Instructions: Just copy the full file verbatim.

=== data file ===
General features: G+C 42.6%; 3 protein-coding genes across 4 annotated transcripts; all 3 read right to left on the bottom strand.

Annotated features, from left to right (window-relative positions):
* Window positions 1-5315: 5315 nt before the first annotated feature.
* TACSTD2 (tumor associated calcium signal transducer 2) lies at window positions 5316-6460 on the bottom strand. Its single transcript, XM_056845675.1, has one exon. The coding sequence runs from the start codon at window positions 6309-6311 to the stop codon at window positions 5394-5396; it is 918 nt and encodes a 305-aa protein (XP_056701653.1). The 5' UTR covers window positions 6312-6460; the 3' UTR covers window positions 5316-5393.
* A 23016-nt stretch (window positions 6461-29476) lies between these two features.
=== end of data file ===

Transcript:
General features: G+C 42.6%; 3 protein-coding genes across 4 annotated transcripts; all 3 read right to left on the bottom strand.

Annotated features, from left to right (window-relative positions):
* Window positions 1-5315: 5315 nt before the first annotated feature.
* TACSTD2 (tumor associated calcium signal transducer 2) lies at window positions 5316-6460 on the bottom strand. Its single transcript, XM_056845675.1, has one exon. The coding sequence runs from the start codon at window positions 6309-6311 to the stop codon at window positions 5394-5396; it is 918 nt and encodes a 305-aa protein (XP_056701653.1). The 5' UTR covers window positions 6312-6460; the 3' UTR covers window positions 5316-5393.
* A 23016-nt stretch (window positions 6461-29476) lies between these two features.